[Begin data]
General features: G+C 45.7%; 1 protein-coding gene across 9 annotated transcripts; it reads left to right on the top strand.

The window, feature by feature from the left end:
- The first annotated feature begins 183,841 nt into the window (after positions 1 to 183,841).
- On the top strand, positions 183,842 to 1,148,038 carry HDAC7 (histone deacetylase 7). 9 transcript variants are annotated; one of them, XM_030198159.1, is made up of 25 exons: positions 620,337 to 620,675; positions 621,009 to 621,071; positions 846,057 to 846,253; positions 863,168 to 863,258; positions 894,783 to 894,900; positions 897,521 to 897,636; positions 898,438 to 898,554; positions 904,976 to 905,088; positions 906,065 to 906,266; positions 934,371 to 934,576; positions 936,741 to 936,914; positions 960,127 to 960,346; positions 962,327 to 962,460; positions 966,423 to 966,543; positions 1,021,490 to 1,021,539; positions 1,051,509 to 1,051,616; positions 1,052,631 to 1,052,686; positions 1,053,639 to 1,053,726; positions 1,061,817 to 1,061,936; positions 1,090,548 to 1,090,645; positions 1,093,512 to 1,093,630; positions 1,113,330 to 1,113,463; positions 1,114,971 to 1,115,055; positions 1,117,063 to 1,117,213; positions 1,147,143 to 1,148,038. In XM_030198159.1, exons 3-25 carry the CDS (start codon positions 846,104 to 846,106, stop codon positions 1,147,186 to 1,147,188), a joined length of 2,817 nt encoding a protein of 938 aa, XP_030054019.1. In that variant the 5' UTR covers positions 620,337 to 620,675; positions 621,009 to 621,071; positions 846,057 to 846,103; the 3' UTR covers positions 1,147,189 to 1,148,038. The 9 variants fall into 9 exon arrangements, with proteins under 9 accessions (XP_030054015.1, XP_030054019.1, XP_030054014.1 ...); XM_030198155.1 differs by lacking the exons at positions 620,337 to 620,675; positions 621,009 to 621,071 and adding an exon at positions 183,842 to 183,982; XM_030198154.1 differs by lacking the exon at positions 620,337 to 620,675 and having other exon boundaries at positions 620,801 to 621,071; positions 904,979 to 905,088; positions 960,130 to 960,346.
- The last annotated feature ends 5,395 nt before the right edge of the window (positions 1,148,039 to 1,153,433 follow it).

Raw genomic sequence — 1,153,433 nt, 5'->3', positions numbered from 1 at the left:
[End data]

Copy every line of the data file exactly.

General features: G+C 45.7%; 1 protein-coding gene across 9 annotated transcripts; it reads left to right on the top strand.

The window, feature by feature from the left end:
- The first annotated feature begins 183,841 nt into the window (after positions 1 to 183,841).
- On the top strand, positions 183,842 to 1,148,038 carry HDAC7 (histone deacetylase 7). 9 transcript variants are annotated; one of them, XM_030198159.1, is made up of 25 exons: positions 620,337 to 620,675; positions 621,009 to 621,071; positions 846,057 to 846,253; positions 863,168 to 863,258; positions 894,783 to 894,900; positions 897,521 to 897,636; positions 898,438 to 898,554; positions 904,976 to 905,088; positions 906,065 to 906,266; positions 934,371 to 934,576; positions 936,741 to 936,914; positions 960,127 to 960,346; positions 962,327 to 962,460; positions 966,423 to 966,543; positions 1,021,490 to 1,021,539; positions 1,051,509 to 1,051,616; positions 1,052,631 to 1,052,686; positions 1,053,639 to 1,053,726; positions 1,061,817 to 1,061,936; positions 1,090,548 to 1,090,645; positions 1,093,512 to 1,093,630; positions 1,113,330 to 1,113,463; positions 1,114,971 to 1,115,055; positions 1,117,063 to 1,117,213; positions 1,147,143 to 1,148,038. In XM_030198159.1, exons 3-25 carry the CDS (start codon positions 846,104 to 846,106, stop codon positions 1,147,186 to 1,147,188), a joined length of 2,817 nt encoding a protein of 938 aa, XP_030054019.1. In that variant the 5' UTR covers positions 620,337 to 620,675; positions 621,009 to 621,071; positions 846,057 to 846,103; the 3' UTR covers positions 1,147,189 to 1,148,038. The 9 variants fall into 9 exon arrangements, with proteins under 9 accessions (XP_030054015.1, XP_030054019.1, XP_030054014.1 ...); XM_030198155.1 differs by lacking the exons at positions 620,337 to 620,675; positions 621,009 to 621,071 and adding an exon at positions 183,842 to 183,982; XM_030198154.1 differs by lacking the exon at positions 620,337 to 620,675 and having other exon boundaries at positions 620,801 to 621,071; positions 904,979 to 905,088; positions 960,130 to 960,346.
- The last annotated feature ends 5,395 nt before the right edge of the window (positions 1,148,039 to 1,153,433 follow it).

Raw genomic sequence — 1,153,433 nt, 5'->3', positions numbered from 1 at the left: